By Eve Fisher
Your Local Court Jester
PETERBOROUGH — The shortness of breath I experienced while watching The Doctor’s Dilemma at the Peterborough Players was thankfully not due to blood poisoning, but the show taking my breath away. Whether it be by way of laughing so hard or holding my breath and sitting on the edge of my seat, the show certainly took my breath away.
The Doctor’s Dilemma is a play by George Bernard Shaw and was first staged in 1906. The play centers around the moral dilemma of a doctor on which patient to save over the other. The extremely talented artist who’s an awful scoundrel or his young colleague, a genuinely good and honest man with no such talents as the artist.
For a play that deals with life and death and some serious moral questions, it’s actually extremely funny. The Doctor’s Dilemma is way funnier than I ever expected it to be. But when things got serious, they got serious. The audience was wrapped up in the mood of the story the whole way. When things were light there was raucous laughter and when things got heavy you could hear a pin drop. It’s a clever way to go when on a topic of disease and death, it makes the audience much more comfortable with exploring the grey moralities of this play.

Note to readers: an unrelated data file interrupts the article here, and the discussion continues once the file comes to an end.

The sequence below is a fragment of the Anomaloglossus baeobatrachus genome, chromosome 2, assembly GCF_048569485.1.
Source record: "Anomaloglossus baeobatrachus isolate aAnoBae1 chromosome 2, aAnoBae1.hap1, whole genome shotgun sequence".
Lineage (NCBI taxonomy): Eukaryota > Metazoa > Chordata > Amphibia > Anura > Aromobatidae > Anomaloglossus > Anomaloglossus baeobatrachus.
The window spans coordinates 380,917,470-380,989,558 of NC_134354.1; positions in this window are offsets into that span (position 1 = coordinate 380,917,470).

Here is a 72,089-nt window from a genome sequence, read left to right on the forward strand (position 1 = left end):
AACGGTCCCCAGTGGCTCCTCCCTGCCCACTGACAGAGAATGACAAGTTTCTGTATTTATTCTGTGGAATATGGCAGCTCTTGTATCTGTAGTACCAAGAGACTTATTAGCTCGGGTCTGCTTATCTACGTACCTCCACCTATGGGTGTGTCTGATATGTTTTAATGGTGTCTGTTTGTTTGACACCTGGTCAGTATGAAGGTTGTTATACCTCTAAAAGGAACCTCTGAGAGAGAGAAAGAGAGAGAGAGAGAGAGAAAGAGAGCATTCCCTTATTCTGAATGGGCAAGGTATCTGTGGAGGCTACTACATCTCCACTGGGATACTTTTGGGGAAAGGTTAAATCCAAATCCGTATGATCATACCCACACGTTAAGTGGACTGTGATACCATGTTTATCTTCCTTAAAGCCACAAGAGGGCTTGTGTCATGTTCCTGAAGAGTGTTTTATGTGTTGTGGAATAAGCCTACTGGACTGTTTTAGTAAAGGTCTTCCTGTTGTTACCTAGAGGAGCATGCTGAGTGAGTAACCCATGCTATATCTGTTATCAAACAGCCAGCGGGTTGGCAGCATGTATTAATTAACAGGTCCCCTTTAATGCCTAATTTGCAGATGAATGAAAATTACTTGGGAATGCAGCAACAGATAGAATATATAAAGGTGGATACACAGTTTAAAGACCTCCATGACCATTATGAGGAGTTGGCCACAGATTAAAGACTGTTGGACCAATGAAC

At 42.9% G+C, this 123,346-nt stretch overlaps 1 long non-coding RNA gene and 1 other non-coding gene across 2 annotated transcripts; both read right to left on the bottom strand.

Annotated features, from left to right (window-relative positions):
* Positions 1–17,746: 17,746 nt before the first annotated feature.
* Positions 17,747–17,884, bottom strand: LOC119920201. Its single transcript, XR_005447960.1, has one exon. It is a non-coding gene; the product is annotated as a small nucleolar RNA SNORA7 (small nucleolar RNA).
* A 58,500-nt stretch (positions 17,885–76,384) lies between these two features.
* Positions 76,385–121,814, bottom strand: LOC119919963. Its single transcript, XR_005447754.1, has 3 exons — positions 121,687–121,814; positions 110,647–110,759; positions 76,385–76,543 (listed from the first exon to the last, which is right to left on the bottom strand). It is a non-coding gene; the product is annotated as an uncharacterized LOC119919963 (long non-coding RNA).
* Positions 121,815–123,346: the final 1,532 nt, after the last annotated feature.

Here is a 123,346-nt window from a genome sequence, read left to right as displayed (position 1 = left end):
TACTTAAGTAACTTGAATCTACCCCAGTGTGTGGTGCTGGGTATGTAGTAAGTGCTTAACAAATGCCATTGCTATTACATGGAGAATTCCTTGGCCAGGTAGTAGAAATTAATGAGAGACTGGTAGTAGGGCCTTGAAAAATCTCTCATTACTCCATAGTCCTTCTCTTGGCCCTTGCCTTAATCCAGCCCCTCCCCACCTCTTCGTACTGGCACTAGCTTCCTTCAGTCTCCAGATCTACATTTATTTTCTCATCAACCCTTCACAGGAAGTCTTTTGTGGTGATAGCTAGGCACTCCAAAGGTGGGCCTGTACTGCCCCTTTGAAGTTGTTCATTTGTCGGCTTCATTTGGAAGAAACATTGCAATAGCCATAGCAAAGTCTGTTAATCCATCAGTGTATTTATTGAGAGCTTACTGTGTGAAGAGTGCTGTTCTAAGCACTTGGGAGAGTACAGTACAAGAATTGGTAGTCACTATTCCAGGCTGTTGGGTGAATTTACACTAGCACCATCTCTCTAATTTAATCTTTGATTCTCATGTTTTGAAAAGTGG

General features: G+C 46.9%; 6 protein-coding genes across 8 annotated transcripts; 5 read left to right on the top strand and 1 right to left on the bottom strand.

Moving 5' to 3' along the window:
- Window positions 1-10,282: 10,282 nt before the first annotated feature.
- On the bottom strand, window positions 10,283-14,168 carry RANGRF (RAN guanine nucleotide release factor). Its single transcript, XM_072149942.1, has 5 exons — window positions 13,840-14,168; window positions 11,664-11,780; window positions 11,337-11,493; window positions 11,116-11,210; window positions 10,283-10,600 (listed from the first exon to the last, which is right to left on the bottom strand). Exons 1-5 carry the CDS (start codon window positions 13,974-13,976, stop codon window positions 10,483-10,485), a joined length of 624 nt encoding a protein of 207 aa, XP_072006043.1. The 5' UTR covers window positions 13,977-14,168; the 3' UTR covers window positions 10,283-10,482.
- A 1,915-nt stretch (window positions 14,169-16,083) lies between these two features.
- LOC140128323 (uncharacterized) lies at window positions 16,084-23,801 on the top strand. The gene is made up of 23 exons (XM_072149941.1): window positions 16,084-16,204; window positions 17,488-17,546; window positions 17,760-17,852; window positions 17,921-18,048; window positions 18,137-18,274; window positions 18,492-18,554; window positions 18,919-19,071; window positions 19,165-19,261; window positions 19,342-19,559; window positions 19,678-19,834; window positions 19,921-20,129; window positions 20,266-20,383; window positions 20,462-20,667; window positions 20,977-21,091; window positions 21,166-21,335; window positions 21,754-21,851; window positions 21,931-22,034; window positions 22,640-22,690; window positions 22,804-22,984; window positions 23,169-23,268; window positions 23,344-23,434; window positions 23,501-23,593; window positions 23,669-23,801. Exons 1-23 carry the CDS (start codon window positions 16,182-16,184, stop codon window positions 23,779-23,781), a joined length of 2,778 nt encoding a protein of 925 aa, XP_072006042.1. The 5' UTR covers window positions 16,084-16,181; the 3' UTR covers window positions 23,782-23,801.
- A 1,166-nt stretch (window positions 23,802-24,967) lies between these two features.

The Doctor’s Dilemma stars Karron Graves, who previously took to the Players stage in productions of Pygmalion and The Ladies Man, and David Haugen, who was in the Players productions of Seagull, Tartuffe.
The show features a cast of interesting characters, including a group of Doctors (whom I affectionately began to call “The Doctor Clique”) all of whom end up debating over methods of healing and later over who should be saved and who shouldn’t. The characters within “the Doctor Clique” have a delightful group dynamic that goes from being slightly passive aggressive colleagues to becoming a sort of brothers in arms, brought together by the greater dilemma.
Haugen plays newly knighted doctor Sir Colenso Ridgeon, the doctor with aforementioned dilemma and our protagonist, stands as the plays mind, being all logic but also selfish. Graves plays the devoted wife to the artist, Jennifer Dubedat, who stands as the heart, completely selfless and yet unable to see the truth. The two characters provide strong contrast and the tension so thick you can cut it with a knife, which actor’s Haugen and Graves really brought to life with their performances.
The performances all around were strong, no weak link in sight. I could probably go on more about this show and how funny and compelling every single character is, but honestly that would ruin the show and you should definitely just go see it and enjoy it yourself.
The play is directed by Artistic Director Gus Kaikkonen and is Rated PG.
The Doctor’s Dilemma runs Aug. 16 through 27 and is sponsored by Belletetes.
Performances are Wednesday through Friday at 7:30 p.m., Saturdays at 8 p.m. and Sundays at 4:00 p.m. There is also an additional matinee performance on Tuesdays at 2 p.m.
There are Talkbacks with the cast following the first Friday and Sunday performances and a Cabaret following the performances on Saturdays.